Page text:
Courage is something Will also has; when Lyra first meets him he is defiant and unafraid. But he also has a sense of weariness, which he notices in Lyra’s expression too. Although there are many similarities between the two children, initially Will appears to be more sure of himself, perhaps because he has a clearer idea of what he is aiming for. He has dealt with responsibility for much of his life, whereas Lyra has only had to worry about herself. Because of his mother being unwell, Will learnt to be inconspicuous, care for them both, and also to defend himself. He does not like violence, but knows that in a fight, you only have to be willing to hurt the person more than they are hurting you. He does these things out of love for his mother, and fear that they would be separated. The most vital reason he wants the knife to be repaired after it breaks is so that he can get back to her; he refuses to abandon her like his father inadvertently did.
There are aspects of Will’s personality that frighten even the witches; for instance Serafina Pekkala admits she had “not dared to look in his eyes”. When a witch kills his father, his rage is so great that the witch felt “this young wounded figure held more force and danger than she’d ever met in a human before”. Will is driven by love for those he cares about, not unlike Lyra.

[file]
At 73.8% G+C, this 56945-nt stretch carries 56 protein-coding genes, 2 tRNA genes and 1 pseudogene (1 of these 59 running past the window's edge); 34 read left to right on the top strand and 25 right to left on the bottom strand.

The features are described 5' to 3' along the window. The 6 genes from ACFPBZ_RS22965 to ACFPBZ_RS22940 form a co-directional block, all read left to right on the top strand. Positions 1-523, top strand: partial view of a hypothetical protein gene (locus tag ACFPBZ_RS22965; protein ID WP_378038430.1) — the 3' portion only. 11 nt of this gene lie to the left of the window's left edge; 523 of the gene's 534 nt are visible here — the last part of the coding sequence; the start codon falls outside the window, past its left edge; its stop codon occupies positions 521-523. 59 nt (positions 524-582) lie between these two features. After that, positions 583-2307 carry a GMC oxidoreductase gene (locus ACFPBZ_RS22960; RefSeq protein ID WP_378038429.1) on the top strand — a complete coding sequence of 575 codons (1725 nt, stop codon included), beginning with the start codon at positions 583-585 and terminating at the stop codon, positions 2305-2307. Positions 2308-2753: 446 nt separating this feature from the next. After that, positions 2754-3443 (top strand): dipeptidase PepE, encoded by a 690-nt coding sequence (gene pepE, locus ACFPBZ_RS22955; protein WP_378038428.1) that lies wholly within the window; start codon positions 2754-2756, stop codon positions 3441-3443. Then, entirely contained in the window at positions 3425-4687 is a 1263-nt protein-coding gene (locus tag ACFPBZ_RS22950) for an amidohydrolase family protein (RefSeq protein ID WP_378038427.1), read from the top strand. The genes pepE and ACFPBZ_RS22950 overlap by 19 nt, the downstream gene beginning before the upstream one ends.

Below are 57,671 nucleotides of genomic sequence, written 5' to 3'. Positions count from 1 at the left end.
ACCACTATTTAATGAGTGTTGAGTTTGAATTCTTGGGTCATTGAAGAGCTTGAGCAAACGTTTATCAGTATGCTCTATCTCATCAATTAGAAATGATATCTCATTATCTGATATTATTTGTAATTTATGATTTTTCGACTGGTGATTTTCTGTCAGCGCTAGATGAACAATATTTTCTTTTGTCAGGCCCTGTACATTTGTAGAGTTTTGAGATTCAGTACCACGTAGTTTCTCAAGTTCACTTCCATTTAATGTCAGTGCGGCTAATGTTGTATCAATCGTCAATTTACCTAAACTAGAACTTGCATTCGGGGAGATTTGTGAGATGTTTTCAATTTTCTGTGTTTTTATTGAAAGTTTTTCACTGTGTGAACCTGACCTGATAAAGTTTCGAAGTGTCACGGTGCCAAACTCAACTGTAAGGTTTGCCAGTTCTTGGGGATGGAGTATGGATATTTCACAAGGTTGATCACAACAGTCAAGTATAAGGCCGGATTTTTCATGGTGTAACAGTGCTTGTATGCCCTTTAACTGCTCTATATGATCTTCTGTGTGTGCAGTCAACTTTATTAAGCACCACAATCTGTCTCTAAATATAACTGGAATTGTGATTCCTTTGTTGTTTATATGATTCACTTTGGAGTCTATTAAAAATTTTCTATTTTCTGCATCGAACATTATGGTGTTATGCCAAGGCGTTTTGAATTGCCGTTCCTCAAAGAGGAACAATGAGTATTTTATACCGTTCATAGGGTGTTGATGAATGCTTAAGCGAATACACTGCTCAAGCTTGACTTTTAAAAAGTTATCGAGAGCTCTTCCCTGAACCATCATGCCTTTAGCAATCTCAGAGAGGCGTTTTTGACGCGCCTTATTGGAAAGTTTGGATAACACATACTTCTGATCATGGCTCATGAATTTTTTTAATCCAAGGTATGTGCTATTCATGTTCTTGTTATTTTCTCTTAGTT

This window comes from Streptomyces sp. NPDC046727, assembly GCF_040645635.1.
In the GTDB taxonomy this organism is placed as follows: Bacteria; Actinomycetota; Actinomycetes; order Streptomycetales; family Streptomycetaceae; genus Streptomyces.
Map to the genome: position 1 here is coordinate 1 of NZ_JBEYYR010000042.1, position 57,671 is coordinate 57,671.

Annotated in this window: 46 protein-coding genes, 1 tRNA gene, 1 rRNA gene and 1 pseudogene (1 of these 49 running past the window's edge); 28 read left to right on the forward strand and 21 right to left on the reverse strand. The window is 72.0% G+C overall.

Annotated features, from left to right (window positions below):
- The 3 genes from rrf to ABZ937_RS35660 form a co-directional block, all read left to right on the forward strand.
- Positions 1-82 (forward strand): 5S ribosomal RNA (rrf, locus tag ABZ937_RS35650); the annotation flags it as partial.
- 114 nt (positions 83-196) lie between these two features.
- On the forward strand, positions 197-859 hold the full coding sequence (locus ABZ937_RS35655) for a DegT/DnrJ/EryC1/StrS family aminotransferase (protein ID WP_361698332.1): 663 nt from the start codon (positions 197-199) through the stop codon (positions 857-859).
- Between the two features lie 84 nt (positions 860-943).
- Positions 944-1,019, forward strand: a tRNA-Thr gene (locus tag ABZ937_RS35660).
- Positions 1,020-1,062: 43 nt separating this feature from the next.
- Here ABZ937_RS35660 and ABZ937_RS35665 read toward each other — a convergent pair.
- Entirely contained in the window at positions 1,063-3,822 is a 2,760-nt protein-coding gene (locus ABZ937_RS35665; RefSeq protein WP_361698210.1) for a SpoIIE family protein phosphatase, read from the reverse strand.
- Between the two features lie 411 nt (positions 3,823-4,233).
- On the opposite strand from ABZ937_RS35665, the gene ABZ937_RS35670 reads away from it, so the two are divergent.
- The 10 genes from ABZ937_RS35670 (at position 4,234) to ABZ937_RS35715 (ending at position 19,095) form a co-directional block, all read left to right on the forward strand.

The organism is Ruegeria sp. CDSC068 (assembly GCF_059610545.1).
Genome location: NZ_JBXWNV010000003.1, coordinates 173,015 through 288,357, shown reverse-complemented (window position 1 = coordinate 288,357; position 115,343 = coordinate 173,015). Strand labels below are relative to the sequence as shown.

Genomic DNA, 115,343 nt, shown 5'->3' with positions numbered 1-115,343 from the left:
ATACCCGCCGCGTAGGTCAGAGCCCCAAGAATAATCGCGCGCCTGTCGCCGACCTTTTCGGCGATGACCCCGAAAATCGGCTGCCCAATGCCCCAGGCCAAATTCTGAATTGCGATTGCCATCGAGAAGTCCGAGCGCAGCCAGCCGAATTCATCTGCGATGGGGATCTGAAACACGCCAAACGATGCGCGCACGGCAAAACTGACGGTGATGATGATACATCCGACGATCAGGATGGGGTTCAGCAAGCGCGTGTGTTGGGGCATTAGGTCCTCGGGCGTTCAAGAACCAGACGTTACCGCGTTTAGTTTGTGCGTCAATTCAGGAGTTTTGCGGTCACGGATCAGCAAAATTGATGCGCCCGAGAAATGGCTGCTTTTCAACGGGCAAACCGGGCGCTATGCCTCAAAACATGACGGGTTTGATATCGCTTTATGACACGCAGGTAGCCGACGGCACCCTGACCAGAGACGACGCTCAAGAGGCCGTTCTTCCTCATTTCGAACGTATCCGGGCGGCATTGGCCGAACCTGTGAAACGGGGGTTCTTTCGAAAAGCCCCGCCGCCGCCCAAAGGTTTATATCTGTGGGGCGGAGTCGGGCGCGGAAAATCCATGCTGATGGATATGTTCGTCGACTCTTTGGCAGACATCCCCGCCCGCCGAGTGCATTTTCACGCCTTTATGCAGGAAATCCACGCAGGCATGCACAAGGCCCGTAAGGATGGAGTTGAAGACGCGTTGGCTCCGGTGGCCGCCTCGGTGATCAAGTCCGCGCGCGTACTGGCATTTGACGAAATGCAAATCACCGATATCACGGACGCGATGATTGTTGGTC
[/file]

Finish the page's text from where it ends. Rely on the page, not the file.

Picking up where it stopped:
Role of Dæmons
Dæmons were not in the story originally, but Pullman found that the story flowed more easily if conversations could occur when there was only one person in the scene. Because narratives written in the third person are much more flexible, this was an advantage.
Dæmons are really souls in animal form, and are one of three parts of a person - ghost, body and soul. William Blake also considered the relationship between body and soul, and life and death in his Songs of Experience.
The idea of having a guiding spirit comes from the Ancient Greeks. Good and bad spirits were called 'eudaimons' and 'cacodaimons' respectively. Good daimons were like guardian spirits, “giving guidance and protection to the ones they watched over.” as no more than evil spirits.